Understanding Transgender Issues in Jewish Ethics
From Rabbi David Teutsch on www.jewishrecon.org
The dominant approach to gender in Western society has its origin in Christian thought that understands both sex and gender as binary. In that understanding, everyone is either male or female, and gender and sex are identical. While Jews gradually absorbed that perspective, classical rabbinic Judaism had a much more sophisticated understanding.
The Talmud contains hundreds of references to other categories. These include, for example, the androgynos (a hermaphrodite with male and female organs), the tumtum (someone with hidden or underdeveloped genitalia), the eylonit (a masculine woman) and the saris (a feminine man). It is clear from even this short list that the Talmud recognizes that sex organs do not necessarily make people purely male or purely female. The Talmud also recognizes that an individual’s gender orientation does not necessarily match his or her sex organs.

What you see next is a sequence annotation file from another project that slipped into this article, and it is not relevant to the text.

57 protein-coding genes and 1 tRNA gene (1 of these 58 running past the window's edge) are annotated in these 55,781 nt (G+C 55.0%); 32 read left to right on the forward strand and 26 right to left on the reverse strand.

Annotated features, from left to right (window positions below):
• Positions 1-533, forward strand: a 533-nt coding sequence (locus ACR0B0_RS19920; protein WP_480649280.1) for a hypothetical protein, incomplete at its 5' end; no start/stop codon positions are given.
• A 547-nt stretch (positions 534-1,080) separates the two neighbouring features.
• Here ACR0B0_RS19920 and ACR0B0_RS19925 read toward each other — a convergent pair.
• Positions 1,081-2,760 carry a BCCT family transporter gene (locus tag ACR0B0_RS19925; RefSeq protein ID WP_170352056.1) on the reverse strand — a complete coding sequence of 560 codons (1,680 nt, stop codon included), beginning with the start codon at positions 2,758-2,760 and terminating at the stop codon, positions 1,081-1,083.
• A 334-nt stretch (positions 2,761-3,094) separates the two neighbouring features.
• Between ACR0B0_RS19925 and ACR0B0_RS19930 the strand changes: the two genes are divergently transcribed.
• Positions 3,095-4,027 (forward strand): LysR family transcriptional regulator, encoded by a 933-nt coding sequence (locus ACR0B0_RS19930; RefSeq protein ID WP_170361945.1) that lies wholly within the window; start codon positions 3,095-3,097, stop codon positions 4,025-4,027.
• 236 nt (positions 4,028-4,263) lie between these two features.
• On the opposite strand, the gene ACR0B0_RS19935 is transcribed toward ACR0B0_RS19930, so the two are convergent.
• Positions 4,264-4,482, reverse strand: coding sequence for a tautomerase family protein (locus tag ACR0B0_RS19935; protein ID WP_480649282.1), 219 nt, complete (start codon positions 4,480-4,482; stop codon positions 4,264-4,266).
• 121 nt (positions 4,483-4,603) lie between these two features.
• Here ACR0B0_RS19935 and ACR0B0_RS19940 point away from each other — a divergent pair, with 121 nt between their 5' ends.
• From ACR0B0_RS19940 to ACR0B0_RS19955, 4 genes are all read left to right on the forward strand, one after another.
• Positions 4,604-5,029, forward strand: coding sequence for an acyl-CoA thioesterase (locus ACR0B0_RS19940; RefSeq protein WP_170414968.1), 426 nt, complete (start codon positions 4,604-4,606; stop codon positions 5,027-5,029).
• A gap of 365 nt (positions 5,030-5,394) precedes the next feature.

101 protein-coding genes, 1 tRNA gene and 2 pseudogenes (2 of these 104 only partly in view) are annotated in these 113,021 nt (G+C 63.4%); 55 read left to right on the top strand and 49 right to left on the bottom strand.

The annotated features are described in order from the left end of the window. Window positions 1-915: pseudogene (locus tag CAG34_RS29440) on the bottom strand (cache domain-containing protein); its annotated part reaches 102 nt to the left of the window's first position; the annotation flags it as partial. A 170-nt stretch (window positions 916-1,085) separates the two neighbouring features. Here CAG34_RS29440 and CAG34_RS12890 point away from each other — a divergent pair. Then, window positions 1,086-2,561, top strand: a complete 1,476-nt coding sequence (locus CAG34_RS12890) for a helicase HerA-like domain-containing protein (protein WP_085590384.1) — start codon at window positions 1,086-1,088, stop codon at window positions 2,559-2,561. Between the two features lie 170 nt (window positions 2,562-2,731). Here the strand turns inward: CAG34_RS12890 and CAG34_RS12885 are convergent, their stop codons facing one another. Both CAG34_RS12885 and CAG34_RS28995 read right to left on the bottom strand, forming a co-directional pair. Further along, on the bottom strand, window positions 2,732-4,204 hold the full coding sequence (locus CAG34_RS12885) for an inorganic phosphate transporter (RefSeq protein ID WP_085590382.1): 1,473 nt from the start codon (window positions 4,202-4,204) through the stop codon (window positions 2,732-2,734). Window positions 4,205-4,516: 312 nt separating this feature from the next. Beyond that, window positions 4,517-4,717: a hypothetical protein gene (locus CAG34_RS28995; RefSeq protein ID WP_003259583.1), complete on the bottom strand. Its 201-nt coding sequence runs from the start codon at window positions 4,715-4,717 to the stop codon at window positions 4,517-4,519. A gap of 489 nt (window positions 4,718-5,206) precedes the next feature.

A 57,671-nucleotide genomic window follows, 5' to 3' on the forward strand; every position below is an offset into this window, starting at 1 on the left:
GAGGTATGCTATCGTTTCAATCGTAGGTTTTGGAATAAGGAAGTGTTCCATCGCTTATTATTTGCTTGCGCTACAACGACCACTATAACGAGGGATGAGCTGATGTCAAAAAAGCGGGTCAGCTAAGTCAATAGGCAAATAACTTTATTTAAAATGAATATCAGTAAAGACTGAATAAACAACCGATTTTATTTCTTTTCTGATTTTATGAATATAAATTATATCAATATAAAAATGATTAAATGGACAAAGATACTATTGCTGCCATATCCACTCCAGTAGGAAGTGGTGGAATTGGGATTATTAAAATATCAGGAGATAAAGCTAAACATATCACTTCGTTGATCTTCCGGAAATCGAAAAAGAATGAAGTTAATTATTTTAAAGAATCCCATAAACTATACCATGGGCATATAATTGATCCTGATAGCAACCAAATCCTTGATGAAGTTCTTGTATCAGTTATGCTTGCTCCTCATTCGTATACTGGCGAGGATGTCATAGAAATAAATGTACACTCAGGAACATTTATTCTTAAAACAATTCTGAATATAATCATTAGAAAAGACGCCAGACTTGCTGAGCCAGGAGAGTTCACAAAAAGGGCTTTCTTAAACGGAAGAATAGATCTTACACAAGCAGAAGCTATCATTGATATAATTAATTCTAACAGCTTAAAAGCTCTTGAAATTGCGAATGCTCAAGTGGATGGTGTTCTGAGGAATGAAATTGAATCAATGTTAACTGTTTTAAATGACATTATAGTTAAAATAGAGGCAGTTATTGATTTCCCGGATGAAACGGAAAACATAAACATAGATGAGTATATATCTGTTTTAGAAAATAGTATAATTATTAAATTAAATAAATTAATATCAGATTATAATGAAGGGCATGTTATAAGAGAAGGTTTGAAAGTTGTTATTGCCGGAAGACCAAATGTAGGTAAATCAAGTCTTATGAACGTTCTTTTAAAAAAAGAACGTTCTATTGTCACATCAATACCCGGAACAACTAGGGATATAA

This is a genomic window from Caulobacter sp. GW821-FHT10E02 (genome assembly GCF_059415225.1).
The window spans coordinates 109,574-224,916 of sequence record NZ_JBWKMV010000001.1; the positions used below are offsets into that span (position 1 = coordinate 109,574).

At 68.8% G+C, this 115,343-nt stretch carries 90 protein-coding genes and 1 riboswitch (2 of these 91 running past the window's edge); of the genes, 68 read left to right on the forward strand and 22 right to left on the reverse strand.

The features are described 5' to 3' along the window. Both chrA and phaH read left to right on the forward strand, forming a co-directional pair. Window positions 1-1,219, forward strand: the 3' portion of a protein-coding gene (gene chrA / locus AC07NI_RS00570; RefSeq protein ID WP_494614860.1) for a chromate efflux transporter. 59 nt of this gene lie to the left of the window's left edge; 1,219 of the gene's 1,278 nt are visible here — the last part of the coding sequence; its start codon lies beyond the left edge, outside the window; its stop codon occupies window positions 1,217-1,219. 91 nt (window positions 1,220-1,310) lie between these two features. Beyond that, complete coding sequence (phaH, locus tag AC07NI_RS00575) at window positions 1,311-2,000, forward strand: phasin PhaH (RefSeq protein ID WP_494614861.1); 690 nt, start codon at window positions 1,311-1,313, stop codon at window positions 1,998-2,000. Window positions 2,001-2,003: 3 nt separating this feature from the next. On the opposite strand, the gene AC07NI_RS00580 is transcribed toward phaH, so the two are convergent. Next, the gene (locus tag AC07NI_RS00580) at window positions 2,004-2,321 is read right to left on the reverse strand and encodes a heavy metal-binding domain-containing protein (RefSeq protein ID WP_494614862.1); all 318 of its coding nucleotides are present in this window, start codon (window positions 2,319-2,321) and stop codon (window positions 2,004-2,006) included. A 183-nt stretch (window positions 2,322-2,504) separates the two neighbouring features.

This perspective is underlined by the Mishna: “The androgynos is like a man in some ways and like a woman in some ways, like both a man and a woman in some ways, and like neither a man nor a woman in some ways.” (Bikurim 4.1) While the talmudic rabbis did not know about chromosomes or hormones, they certainly understood that sex and gender are independent variables, and they made it licit for people to be true to themselves in regard to gender expression.